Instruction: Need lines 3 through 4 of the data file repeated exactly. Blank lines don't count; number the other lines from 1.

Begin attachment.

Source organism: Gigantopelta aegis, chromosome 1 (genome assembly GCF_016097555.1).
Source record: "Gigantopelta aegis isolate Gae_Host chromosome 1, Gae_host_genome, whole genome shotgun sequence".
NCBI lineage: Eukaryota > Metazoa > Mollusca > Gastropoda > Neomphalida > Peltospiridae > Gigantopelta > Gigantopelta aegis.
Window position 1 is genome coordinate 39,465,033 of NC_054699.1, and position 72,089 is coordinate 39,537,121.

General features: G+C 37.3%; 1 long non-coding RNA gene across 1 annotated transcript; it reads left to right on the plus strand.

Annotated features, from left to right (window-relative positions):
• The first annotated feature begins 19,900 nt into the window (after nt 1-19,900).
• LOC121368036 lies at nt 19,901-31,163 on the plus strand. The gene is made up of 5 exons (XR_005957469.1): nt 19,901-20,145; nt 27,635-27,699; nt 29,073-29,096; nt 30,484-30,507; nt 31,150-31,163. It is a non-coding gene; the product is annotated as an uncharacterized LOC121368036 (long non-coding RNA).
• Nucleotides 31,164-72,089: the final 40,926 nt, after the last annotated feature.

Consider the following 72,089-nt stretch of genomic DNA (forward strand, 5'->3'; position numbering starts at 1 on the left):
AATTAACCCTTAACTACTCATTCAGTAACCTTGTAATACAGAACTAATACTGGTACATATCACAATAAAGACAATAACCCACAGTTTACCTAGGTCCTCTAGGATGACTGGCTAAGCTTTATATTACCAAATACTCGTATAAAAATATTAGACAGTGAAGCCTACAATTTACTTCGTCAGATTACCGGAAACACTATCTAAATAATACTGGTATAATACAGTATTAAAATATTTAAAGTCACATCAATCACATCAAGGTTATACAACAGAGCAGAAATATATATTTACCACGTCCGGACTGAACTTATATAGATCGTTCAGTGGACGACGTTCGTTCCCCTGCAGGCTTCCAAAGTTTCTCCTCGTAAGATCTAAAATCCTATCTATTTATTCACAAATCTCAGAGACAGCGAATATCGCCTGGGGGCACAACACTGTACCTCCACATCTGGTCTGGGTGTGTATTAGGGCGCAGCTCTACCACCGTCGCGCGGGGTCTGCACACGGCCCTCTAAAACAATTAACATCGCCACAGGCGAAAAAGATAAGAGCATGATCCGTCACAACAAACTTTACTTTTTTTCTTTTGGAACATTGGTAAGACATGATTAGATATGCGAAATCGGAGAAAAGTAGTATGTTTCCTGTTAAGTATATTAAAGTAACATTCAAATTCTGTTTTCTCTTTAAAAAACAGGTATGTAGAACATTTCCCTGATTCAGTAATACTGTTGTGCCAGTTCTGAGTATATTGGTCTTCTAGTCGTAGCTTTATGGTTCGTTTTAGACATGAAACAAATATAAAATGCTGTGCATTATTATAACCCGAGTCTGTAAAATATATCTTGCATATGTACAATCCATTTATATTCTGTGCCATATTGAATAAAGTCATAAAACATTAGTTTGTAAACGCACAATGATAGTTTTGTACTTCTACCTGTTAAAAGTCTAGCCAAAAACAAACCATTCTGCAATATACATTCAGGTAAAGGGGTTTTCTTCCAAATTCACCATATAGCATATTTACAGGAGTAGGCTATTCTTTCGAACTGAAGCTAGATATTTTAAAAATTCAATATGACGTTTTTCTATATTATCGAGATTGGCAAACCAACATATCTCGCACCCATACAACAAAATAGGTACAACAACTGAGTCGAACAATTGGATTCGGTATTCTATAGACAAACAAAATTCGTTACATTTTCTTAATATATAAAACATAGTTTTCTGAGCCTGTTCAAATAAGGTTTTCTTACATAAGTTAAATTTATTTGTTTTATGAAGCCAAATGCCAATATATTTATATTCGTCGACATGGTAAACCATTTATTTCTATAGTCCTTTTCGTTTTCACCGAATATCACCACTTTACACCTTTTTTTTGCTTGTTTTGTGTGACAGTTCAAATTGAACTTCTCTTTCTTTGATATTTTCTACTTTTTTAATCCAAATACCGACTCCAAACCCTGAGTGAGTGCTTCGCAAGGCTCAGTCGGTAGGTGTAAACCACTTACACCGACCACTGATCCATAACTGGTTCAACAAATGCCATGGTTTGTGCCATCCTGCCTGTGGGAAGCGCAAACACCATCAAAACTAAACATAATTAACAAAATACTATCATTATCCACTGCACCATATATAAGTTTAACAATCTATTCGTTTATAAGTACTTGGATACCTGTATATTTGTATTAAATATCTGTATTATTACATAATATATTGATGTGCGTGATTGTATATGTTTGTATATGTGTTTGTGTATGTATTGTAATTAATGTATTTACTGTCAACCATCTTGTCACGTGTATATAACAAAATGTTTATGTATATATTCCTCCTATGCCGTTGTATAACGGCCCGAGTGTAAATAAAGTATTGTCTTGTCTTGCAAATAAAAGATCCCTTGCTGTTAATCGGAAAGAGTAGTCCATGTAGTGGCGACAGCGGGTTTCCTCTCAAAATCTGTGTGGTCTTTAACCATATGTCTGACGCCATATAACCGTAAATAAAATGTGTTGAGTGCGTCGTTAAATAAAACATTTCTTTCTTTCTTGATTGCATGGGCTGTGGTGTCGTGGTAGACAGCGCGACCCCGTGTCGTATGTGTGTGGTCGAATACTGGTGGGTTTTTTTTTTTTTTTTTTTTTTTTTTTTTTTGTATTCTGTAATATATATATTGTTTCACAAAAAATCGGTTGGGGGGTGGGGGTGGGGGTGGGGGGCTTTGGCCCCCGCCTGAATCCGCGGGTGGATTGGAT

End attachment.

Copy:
NCBI lineage: Eukaryota > Metazoa > Mollusca > Gastropoda > Neomphalida > Peltospiridae > Gigantopelta > Gigantopelta aegis.
Window position 1 is genome coordinate 39,465,033 of NC_054699.1, and position 72,089 is coordinate 39,537,121.